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B.C. is dropping the 'vaccine passport' program April 8. Here's what you need to know.

But don't get rid of your proof of vaccination just yet — you might still need it.

As of 12:01 a.m. on Friday, April 8, 2022, the BC Vaccine Card, the provincial "vaccine passport" needed to access events and businesses like restaurants will no longer be mandatory.

Also in effect at the same time: post-secondary school residencies will no longer require proof of vaccination, while businesses will transition from COVID-19 safety plans to communicable disease plans.

Photo via Government of British Columbia

The BC Vaccine Card Program has been in place since Sept. 13, 2021, but the province allowed a grace period until Sept. 23. The program verifies that B.C. residents have received a minimum of two doses of an approved COVID-19 vaccine. 

Provincial health officer Dr. Bonnie Henry confirmed April 5 the plans that were previewed March 10, when she announced that face masks would no longer be mandated in B.C. 

Don't get rid of your proof of vaccination in B.C. 

While the BC Vaccine Card will no longer be mandated under a public health order, Henry indicated that does not mean it will disappear from use entirely in the province.

Some events, venues, and businesses will be able to make the call on whether they want to require proof of vaccination, likely in the form of the BC Vaccine Card and its scannable QR code, in order to grant access to patrons. 

Henry said that some businesses that find they might get too crowded, for example, may opt to put a proof of vaccine policy in place for access. Those businesses, like "community restaurants" or small theatres or museums, must have a plan in place for accommodating patrons who are not vaccinated, for example, a restaurant would need to offer take-out as an alternative to dining-in.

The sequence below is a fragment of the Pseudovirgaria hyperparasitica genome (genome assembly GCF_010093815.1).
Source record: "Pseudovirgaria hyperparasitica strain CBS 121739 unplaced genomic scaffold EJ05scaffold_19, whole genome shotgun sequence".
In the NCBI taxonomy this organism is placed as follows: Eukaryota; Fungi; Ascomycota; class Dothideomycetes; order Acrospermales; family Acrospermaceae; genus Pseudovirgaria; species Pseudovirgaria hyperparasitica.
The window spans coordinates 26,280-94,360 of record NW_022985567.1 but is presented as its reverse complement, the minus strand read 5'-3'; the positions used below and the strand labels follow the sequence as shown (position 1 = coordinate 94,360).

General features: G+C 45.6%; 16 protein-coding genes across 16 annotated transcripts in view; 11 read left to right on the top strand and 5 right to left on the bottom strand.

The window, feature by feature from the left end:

"Each business has to do its own due diligence," pointed out Henry, when it comes to deciding to put in a proof-of-vaccine requirement for entry.

Why is B.C. removing the vaccine passport now?

Henry previously stated that the timeline for removing health measures depended on the current epidemiological situation in B.C. and that the province would take a slow and measured approach.

Although B.C. is seeing an uptick in COVID-19 cases, particularly of the Omicron variant and its subvariant BA.2, in recent weeks, Henry indicated Tuesday that the province is also seeing a decreased risk of serious illness and/or hospitalization with infection, as well as high levels of antibodies both from vaccination and prior infection, in residents.

COVID-19 modelling for B.C. does show that health officials anticipate a further increase in cases provincewide through April and into May as a result of increased contacts and the removal of some protections like mandatory face masks; however, the same modelling projects that case counts will then likely drop in May and into the summer. 

B.C.'s indoor mask requirements were removed on March 11. The overnight camp and youth order and capacity limits on faith gatherings was lifted at that time, too. 

Long-term care visitation was restored but visitors must be fully vaccinated and will be required to take a test. 

Health-care workers in British Columbia will remain mandated to be fully vaccinated, however, Henry confirmed Tuesday.

With files from Elana Shepert